Great Graphic Novels: The Collected Sam and Max: Surfin' the Highway, by Steve Purcell

GreatgraphicnovelsLast month I asked my friends to write about books they loved (you can read all the essays here). This month, I invited them to write about their favorite graphic novels, and they selected some excellent titles. I hope you enjoy them! (Read all the Great Graphic Novel essays here.) — Mark

The Collected Sam and Max: Surfin' the Highway by Steve Purcell

NewImageThe Collected Sam and Max is a touching Holocaust narrative in which Purcell depicts the Jews as Sam the dog, and the Germans as a rabbit-esque creature named Max. Just kidding. It’s about a vigilante animal duo who excel at violence and friendship.

This pair of anthropomorphic “freelance police” have been running amok in our culture for twenty-five years now, hijacking a slew of different media formats for the enjoyment of mankind. Many fans were first introduced to the twosome by way of LucasArts’ 1993 point-and-click PC game, Sam and Max Hit the Road, which is widely considered one of the greatest things to come out of the golden age of interactive adventure. Four years later they earned an even bigger following by starring in their own Saturday morning cartoon. But anyone wishing to experience the essence of Sam and Max must look to their comic book roots because their early appearances are pure Purcell — Steve that is, and thanks to the magic of independent publishing he had total creative freedom.

Readers of this edition will find that the events are a bit less cohesive than say, the Watchmen series. This collection of stories not only comes from different issues, it also spans five different publishers, not counting a dozen strips that were created for the LucasArts newsletter.

Regardless of the sponsor, every tale finds Sam and Max roaming through a surreal world where enemies lurk at every turn: muggers in the alleys, terrorists in the skies, and an angry volcano god in the volcano. Even their office telephone is demon-possessed. Fortunately, dealing with constant adversity is a sport for Sam and Max. Their bouts with bad guys are casual yet vicious, offering readers the same sort of satisfaction that can be gleaned from a Death Wish film. Their take on justice may overreach sometimes, but Purcell summed it up in a recent interview, “The moral ambiguousness is […] a spoof on heroism derived from overzealous violence.” So there.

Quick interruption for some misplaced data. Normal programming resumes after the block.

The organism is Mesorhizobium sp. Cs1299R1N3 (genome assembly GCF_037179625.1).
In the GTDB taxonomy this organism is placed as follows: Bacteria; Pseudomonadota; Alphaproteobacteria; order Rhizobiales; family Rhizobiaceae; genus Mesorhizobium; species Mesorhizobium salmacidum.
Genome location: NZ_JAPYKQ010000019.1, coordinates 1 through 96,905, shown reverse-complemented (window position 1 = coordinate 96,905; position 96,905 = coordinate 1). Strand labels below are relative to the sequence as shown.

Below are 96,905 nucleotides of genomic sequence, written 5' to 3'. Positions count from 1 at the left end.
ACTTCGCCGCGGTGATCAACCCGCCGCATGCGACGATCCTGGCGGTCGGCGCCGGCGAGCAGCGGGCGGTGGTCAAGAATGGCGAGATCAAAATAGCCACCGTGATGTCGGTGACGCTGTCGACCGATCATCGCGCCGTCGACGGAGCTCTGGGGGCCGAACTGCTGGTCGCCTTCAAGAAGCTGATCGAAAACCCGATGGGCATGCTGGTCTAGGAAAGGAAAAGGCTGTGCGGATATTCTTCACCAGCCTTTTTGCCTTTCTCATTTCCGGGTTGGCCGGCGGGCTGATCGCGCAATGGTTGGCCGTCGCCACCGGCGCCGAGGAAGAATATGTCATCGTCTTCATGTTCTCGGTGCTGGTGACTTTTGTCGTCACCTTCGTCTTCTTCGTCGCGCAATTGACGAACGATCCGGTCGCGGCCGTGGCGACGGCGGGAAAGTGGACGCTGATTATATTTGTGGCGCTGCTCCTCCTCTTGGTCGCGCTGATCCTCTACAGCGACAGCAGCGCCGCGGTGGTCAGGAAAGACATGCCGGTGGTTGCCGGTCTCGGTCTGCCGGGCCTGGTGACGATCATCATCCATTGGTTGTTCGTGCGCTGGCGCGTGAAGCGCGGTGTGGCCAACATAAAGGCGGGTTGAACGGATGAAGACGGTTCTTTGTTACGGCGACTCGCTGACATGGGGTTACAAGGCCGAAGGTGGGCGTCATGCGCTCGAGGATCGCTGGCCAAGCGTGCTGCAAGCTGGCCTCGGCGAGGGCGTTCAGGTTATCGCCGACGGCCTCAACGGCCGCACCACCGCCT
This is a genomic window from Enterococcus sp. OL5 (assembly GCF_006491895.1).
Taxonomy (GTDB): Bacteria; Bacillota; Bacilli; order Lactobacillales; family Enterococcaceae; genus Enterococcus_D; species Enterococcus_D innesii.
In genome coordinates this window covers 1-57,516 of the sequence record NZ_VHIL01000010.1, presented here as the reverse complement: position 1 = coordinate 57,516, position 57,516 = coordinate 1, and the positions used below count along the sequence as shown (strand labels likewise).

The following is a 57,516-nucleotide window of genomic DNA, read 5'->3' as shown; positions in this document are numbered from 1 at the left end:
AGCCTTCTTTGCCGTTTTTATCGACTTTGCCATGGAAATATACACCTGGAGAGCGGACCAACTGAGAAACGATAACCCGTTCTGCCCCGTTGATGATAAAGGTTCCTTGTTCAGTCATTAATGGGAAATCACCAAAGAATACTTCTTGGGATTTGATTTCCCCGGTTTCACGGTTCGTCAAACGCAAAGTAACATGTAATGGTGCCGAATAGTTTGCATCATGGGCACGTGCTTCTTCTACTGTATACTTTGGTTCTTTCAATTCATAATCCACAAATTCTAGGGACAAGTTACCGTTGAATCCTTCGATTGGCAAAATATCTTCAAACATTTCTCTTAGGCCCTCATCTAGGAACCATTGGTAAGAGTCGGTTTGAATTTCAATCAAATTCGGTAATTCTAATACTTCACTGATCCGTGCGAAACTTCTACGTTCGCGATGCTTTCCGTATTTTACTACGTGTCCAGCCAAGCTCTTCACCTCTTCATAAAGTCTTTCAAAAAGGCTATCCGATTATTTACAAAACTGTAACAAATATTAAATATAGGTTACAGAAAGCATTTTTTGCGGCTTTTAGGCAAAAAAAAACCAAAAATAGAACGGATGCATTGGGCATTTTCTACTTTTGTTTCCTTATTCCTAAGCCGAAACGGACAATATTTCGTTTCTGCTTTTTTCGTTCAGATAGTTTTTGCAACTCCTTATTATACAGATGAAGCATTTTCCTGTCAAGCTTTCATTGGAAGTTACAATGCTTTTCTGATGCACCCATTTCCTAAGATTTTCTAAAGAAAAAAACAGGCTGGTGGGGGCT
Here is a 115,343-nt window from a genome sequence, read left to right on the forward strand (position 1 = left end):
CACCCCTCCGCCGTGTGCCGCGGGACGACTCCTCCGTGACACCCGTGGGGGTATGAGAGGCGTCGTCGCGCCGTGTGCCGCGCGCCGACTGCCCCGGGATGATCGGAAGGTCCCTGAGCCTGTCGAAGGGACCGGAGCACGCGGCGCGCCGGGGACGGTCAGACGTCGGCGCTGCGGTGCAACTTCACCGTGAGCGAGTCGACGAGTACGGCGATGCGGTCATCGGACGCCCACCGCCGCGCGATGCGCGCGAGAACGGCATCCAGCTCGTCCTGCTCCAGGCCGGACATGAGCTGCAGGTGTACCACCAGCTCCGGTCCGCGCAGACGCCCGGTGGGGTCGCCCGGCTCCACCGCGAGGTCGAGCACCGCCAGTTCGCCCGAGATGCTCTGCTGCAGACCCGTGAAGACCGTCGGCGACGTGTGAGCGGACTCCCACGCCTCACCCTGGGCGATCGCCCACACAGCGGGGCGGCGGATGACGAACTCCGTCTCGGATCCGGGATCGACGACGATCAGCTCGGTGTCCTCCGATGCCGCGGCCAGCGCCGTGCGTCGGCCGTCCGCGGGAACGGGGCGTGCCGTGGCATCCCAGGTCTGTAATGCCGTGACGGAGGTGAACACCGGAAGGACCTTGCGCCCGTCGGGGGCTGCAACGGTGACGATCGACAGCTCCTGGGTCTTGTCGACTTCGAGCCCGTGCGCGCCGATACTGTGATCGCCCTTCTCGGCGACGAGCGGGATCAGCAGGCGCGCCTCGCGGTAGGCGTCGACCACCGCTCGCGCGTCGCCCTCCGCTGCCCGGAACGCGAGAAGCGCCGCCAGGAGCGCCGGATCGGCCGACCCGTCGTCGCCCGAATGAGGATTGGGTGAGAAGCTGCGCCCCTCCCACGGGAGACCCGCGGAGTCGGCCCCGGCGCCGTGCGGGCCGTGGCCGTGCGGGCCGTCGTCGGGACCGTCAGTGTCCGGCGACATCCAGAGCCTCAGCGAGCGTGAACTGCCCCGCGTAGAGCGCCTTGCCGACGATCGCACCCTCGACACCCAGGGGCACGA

While guns, teeth, and claws are their solution to baddies, Sam and Max rely on camaraderie and humor to deal with the chaos they live in. The dialogue is brilliantly written and laugh-out-loud-able, and their relationship is surprisingly touching. Purcell says people are lucky in life if they can find this sort of friendship in which “You share a unique set of inside jokes and phrases and can endlessly amuse each other.”

The writing and the visuals work together seamlessly because Purcell is both writer and illustrator, and he develops the jokes and the art at the same time. The artwork is gorgeous. Close-lookers are rewarded with hilarious details that rival the gutters of Mad Magazine. Purcell also has a masterful grasp on the aesthetics of fun, seasoning his stories with stuff like breakfast cereals, tourist traps, Bigfoot, Christmas morning, oversized Mardi Gras heads, and an unforgettable homage to Stuckey’s roadside convenience stores.

Now that I’ve written all this, I see that Amazon is showing the book to be out of print and not exactly cheap. (The same goes for the more handsome anniversary edition.) It wasn’t my intent to taunt the Internet with something that’s not easily accessible, although the high secondary market value supports my point that The Collected Sam and Max is truly awesome.